What do you know now about your body or the way you perceive your body that you wish your 18-year-old self knew?
Oh man, get over it. Everybody loves some cushion — I learned that real quick. Growing up I always thought the only people that get the attention and get the boys are the skinny little models that have that perfect butt, no cellulite, no stretch marks. And now I’m getting to that point where it’s just like no, there are other people that love them some big girls. And I think if I would’ve known that back then, my life living in Las Vegas and going to college in Las Vegas and trying to get a job would’ve been so much easier. I would’ve been like man, screw them, I love myself. Other people love me. So who cares? Gosh, my life would’ve been so much easier.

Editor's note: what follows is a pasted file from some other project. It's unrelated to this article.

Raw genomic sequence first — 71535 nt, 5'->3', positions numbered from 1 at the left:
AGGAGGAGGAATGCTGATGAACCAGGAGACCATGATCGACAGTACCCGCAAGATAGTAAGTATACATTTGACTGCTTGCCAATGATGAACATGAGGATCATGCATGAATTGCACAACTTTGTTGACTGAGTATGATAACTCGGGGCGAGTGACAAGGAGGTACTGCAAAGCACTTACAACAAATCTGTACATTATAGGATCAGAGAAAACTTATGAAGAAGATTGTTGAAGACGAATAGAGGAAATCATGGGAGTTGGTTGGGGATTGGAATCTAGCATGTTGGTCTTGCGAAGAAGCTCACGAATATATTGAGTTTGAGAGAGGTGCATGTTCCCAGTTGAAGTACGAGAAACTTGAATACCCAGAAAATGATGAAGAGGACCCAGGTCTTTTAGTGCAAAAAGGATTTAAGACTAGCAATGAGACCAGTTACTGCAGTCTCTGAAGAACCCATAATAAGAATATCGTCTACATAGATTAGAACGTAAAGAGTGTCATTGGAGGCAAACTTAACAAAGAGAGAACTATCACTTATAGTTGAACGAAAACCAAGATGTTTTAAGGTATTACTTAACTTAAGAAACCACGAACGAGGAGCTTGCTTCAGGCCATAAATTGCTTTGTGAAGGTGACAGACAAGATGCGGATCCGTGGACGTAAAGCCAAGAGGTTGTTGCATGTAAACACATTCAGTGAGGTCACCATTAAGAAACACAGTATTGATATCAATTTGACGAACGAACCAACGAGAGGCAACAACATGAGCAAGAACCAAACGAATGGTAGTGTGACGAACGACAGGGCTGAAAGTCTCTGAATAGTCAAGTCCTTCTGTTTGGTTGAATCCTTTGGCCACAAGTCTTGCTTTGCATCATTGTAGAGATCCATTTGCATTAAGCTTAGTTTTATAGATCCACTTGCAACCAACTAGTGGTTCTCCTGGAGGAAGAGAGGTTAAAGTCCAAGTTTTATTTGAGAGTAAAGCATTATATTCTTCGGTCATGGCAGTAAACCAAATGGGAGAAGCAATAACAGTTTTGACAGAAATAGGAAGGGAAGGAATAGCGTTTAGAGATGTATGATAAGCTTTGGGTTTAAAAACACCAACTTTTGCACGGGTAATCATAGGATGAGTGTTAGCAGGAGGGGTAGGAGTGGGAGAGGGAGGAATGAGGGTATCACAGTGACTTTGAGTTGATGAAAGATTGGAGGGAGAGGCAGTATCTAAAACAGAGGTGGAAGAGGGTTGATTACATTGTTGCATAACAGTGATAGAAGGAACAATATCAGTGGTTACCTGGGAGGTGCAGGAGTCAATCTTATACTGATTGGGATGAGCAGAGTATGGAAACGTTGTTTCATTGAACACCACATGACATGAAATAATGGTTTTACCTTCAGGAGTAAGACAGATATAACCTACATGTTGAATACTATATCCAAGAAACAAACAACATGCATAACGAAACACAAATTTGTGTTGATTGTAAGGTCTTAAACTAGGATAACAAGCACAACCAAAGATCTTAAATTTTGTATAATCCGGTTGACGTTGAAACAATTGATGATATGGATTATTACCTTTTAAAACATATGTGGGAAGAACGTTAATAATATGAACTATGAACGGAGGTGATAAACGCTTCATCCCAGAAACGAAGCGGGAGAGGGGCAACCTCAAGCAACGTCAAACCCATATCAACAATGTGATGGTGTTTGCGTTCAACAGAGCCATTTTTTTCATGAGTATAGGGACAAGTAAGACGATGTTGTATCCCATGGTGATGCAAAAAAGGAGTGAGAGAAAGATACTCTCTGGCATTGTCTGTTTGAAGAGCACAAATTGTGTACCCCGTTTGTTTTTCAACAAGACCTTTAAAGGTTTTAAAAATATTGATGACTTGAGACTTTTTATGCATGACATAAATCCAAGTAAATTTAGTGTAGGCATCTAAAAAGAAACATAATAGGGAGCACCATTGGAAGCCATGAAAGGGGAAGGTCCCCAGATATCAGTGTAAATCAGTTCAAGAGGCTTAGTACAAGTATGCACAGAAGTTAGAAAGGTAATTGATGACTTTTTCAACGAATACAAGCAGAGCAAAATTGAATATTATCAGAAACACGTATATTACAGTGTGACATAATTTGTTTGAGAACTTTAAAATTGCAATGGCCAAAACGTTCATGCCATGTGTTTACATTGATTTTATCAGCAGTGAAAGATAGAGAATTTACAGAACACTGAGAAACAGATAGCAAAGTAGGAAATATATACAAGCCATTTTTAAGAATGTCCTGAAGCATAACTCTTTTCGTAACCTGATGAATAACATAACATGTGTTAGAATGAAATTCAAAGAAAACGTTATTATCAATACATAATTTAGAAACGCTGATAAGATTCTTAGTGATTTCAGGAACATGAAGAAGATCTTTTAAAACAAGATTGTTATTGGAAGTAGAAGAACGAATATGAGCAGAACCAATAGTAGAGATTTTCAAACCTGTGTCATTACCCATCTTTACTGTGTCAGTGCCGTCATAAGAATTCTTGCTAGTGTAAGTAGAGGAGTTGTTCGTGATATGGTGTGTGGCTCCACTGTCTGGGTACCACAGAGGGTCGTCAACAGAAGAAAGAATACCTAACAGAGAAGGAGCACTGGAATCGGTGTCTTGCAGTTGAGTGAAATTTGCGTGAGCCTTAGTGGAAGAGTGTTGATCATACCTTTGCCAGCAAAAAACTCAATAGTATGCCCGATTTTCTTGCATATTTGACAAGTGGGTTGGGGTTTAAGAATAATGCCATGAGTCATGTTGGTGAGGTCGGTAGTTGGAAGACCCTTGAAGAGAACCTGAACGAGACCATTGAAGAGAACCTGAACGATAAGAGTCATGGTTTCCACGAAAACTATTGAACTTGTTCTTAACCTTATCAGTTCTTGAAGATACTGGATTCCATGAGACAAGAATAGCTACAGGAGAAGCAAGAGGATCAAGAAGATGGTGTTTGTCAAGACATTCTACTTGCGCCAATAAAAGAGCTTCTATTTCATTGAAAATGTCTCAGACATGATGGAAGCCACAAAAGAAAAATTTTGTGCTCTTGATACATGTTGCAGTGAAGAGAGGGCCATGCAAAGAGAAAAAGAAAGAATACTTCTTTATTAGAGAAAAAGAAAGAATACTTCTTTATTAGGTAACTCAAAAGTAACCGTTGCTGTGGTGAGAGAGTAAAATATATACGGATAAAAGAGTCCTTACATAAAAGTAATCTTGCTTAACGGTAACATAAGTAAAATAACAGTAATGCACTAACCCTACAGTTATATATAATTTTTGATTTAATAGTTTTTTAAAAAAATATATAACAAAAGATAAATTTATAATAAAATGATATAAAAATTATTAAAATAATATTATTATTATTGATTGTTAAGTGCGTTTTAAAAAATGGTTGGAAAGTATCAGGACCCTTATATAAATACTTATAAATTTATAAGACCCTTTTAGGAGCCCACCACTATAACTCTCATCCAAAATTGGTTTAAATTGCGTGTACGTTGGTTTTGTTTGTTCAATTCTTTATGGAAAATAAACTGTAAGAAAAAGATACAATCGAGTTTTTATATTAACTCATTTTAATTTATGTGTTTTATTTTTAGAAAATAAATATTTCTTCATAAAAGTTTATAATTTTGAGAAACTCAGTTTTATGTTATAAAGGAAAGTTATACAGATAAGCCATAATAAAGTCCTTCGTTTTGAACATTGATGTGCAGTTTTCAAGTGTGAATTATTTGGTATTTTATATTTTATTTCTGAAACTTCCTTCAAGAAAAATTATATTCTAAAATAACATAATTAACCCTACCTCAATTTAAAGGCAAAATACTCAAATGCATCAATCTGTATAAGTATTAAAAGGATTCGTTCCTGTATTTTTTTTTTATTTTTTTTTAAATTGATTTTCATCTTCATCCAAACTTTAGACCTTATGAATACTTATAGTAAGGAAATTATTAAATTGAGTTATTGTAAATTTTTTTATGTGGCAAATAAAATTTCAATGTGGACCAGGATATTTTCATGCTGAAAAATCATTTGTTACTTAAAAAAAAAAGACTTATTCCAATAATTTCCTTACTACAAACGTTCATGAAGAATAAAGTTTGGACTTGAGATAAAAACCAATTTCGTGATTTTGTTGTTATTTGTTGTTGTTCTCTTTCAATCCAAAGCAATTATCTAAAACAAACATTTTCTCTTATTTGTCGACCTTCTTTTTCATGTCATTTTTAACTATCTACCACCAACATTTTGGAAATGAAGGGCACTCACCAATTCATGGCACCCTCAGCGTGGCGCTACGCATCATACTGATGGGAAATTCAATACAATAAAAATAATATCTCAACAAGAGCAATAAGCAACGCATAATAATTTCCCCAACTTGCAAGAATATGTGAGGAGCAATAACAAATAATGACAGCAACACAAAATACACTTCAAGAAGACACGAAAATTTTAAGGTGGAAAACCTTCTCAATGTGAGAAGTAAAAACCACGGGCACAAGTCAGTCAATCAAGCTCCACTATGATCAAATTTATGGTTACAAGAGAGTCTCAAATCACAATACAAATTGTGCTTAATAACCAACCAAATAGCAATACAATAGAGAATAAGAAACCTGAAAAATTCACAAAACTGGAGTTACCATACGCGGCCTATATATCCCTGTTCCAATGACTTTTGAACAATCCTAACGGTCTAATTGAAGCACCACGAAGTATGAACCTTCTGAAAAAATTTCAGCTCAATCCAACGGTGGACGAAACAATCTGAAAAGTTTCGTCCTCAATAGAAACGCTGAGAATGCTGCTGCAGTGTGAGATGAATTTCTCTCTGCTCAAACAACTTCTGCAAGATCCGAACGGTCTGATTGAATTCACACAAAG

Do you have any advice for women, of all shapes and sizes, who struggle with their body image?
You just have to find something that makes you feel good. Whether you’re male or female or anything — there are plenty of men that have body issues — you just have to find something that makes you feel good and fit into your own world.
There are so many different worlds and societies out there that support big girls and things that we can do. You just have to go find it. They’re not gonna shove it in our face. And if I can help out in any kind of way, don’t hesitate to message me and we can get through this together.
I’m in love with this woman. She’s incredibly smart, incredibly beautiful, incredibly empowered,
When you feel down about your body, remind yourself of Amanda Bingson’s story.
How she shifted from the negative to the positive,
And used her body’s strengths to succeed instead of letting what society views as “weaknesses” hold her back.